Last reviewed 2 October 2020
A new research study has called on employers to take a more tailored approach to work-related mental health, with greater focus on individual needs as well as good communication and support, in planning the return to work of staff following absence due to poor mental health.
Researchers from Tilburg University in the Netherlands were commissioned by the Institution of Occupational Safety and Health (IOSH) to conduct a study to gain a better understanding of individual variability in the return to work process for employees on sick leave due to mental health problems.
The study noted that some workers were able to return quicker than others, emphasising the need for more tailored approaches.
The researchers found that such attention to individual situations and conditions could not only help prevent mental health problems from becoming more severe in the first place but also help employees achieve a more sustainable return to the workplace.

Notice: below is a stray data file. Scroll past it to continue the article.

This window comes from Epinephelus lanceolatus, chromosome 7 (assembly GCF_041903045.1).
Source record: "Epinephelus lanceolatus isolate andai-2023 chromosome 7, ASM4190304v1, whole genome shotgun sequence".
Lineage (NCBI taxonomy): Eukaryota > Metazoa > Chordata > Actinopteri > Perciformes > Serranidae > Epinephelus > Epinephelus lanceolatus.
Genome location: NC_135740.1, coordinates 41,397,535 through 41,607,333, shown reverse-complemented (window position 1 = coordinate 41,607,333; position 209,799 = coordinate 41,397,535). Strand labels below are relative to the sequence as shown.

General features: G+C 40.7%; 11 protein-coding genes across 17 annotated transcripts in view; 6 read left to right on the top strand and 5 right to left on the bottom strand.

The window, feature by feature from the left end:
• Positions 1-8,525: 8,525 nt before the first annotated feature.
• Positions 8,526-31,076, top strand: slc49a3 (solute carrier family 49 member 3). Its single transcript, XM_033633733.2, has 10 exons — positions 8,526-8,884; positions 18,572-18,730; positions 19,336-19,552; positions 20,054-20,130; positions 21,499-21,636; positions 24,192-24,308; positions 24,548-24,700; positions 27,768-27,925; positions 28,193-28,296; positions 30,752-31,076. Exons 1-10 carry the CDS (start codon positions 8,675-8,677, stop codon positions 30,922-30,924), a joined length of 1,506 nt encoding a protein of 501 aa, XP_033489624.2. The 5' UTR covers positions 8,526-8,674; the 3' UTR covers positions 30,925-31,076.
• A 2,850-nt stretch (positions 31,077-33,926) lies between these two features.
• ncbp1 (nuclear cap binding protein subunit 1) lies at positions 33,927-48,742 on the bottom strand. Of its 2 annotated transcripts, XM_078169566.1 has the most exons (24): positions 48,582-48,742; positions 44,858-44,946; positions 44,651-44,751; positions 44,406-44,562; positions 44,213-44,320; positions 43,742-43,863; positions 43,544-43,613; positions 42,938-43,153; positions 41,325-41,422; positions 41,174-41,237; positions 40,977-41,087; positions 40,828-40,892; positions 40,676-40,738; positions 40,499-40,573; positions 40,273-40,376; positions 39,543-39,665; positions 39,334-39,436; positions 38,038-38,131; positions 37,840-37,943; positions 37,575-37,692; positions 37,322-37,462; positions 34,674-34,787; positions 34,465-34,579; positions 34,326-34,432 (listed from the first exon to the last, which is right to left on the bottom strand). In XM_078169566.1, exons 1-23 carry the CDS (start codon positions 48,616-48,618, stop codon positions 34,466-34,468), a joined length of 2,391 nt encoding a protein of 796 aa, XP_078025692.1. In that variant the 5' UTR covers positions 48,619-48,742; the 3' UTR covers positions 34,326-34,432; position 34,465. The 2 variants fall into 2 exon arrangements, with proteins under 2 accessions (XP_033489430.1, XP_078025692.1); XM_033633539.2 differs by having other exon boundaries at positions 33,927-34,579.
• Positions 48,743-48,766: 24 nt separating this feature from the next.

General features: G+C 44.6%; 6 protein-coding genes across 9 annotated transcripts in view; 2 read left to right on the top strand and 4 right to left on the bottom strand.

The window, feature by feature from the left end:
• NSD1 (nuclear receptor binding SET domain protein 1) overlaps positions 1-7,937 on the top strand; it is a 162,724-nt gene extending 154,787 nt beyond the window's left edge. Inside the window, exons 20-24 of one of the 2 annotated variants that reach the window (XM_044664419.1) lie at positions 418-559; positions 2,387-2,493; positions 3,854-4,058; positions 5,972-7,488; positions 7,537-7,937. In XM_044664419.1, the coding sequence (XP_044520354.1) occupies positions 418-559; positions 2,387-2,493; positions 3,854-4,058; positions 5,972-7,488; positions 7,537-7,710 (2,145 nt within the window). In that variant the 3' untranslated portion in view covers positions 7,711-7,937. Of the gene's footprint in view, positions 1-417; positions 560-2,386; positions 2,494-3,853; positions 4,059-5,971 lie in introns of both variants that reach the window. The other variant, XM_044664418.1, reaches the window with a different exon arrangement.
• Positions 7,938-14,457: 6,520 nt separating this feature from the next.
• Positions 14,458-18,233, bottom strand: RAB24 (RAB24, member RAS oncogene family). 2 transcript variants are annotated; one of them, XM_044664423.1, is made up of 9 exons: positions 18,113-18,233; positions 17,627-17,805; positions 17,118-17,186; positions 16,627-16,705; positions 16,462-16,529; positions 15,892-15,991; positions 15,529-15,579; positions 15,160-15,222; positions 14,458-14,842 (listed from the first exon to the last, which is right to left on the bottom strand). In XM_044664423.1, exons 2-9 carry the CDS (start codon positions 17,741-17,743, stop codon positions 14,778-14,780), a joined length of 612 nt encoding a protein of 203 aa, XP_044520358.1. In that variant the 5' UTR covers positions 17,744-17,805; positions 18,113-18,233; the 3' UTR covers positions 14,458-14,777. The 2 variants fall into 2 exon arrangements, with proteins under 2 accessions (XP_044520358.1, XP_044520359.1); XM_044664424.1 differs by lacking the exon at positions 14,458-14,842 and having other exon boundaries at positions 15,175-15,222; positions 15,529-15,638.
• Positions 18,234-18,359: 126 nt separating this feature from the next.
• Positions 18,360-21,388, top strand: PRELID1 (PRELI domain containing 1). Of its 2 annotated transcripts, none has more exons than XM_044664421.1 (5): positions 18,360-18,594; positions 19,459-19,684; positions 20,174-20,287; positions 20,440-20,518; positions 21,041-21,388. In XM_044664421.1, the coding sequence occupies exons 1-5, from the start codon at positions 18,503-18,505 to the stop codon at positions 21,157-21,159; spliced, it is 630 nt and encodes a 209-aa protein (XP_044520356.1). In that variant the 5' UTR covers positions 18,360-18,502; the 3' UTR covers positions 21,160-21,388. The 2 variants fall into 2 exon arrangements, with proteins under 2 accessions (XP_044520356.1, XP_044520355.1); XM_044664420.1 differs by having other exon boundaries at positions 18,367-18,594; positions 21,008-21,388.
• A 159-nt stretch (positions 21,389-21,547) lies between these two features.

The research also stressed the importance of giving hope and perspective to employees currently on sick leave with mental health problems as well as the value of frequent communication with the employer and more joined-up support from employers, co-workers, stakeholders and the wider community. This included tackling the stigma that can often be attached to mental health problems.
Nearly half of those missing from the workplace because of their mental health returned to work relatively quickly (within four to five months on average).
Faster return to work trajectories were found to include more employees with stress complaints and adjustment disorders, while slower trajectories featured more employees with burnout.
These findings suggest timely interventions may prevent the development of more severe mental health problems and long return to work trajectories.
Commenting on the research, IOSH Research Manager Mary Ogungbeje said, “These are useful findings and insights considering it’s estimated that, globally, 12.8 billion working days of productivity are lost due to anxiety and depression”.